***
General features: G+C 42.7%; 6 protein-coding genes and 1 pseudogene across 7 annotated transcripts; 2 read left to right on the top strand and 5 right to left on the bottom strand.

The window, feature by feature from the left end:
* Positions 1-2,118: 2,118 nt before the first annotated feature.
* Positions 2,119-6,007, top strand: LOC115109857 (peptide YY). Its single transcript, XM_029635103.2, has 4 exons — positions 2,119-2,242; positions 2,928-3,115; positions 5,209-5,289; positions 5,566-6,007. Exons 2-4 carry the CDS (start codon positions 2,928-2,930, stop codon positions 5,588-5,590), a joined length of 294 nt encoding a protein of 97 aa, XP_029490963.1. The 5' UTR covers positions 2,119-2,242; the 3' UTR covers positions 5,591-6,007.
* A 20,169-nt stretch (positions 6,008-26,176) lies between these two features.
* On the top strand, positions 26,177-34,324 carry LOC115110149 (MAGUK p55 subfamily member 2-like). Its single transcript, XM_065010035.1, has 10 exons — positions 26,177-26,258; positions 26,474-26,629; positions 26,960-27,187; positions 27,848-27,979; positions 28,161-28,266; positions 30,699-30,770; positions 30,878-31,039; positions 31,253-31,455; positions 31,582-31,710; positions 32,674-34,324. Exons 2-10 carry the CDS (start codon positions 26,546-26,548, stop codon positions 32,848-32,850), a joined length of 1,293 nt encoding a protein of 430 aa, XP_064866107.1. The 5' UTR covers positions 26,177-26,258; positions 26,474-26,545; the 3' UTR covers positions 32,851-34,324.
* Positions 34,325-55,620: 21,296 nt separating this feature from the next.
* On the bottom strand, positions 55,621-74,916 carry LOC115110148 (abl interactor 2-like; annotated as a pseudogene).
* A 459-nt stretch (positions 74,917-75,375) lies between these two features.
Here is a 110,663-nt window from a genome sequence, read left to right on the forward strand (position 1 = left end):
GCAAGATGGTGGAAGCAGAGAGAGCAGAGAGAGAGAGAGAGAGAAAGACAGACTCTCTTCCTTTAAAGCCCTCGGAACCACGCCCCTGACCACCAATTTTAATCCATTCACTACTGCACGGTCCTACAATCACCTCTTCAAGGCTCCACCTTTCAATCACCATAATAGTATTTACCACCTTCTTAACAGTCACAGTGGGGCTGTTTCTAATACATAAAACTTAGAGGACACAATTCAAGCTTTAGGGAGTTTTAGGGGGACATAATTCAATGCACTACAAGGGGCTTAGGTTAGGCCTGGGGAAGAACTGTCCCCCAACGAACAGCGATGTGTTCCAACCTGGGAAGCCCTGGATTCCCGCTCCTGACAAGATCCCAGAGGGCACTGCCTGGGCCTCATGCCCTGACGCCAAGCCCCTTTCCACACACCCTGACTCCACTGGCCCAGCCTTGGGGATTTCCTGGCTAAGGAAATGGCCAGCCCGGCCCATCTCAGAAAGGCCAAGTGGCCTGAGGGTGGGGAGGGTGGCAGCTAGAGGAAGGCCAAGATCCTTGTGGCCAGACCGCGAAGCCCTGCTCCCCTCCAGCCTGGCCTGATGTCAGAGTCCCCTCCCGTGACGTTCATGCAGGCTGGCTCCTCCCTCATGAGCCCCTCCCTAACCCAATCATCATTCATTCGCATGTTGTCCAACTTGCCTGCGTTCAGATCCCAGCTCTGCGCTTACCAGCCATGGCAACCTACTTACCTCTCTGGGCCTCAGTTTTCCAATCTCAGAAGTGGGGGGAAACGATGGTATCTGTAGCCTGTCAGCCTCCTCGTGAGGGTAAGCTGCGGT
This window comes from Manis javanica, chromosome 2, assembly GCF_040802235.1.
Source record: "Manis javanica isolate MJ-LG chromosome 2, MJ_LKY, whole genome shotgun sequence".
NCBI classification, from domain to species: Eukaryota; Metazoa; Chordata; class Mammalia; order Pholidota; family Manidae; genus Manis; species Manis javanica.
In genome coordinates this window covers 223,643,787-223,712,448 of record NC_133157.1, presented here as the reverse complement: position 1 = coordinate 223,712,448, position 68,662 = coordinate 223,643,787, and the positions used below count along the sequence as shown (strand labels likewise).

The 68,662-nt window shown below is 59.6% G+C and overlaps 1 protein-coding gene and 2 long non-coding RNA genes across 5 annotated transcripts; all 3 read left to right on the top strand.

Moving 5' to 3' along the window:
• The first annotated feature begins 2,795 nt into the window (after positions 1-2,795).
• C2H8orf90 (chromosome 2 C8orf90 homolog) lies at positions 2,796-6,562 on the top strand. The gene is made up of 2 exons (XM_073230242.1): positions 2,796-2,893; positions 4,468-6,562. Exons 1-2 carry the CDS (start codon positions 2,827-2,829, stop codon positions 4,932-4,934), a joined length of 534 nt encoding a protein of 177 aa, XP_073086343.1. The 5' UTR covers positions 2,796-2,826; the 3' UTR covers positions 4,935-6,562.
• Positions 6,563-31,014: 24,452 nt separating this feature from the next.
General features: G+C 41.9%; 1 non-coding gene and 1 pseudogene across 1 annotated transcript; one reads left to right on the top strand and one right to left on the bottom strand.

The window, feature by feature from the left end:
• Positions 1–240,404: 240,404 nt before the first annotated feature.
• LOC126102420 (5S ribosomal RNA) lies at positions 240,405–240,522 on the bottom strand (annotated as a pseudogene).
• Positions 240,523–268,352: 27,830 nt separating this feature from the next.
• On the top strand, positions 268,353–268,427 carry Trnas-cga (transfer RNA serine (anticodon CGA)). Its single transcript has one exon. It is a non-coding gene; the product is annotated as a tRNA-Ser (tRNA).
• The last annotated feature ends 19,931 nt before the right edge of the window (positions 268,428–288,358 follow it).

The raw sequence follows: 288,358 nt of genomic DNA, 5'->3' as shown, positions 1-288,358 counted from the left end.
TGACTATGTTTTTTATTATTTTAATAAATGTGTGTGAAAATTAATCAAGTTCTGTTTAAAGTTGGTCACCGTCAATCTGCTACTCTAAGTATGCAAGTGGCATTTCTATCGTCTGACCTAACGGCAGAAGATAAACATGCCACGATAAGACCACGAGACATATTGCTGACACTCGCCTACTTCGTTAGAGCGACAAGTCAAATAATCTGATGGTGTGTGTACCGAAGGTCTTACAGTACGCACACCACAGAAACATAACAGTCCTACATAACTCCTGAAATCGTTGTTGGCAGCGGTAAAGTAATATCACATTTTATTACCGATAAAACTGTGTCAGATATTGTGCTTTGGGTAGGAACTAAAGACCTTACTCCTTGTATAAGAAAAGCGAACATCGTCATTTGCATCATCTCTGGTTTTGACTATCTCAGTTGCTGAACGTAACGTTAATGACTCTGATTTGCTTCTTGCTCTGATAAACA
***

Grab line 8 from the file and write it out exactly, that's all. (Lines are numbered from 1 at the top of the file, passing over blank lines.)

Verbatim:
* On the bottom strand, positions 55,621-74,916 carry LOC115110148 (abl interactor 2-like; annotated as a pseudogene).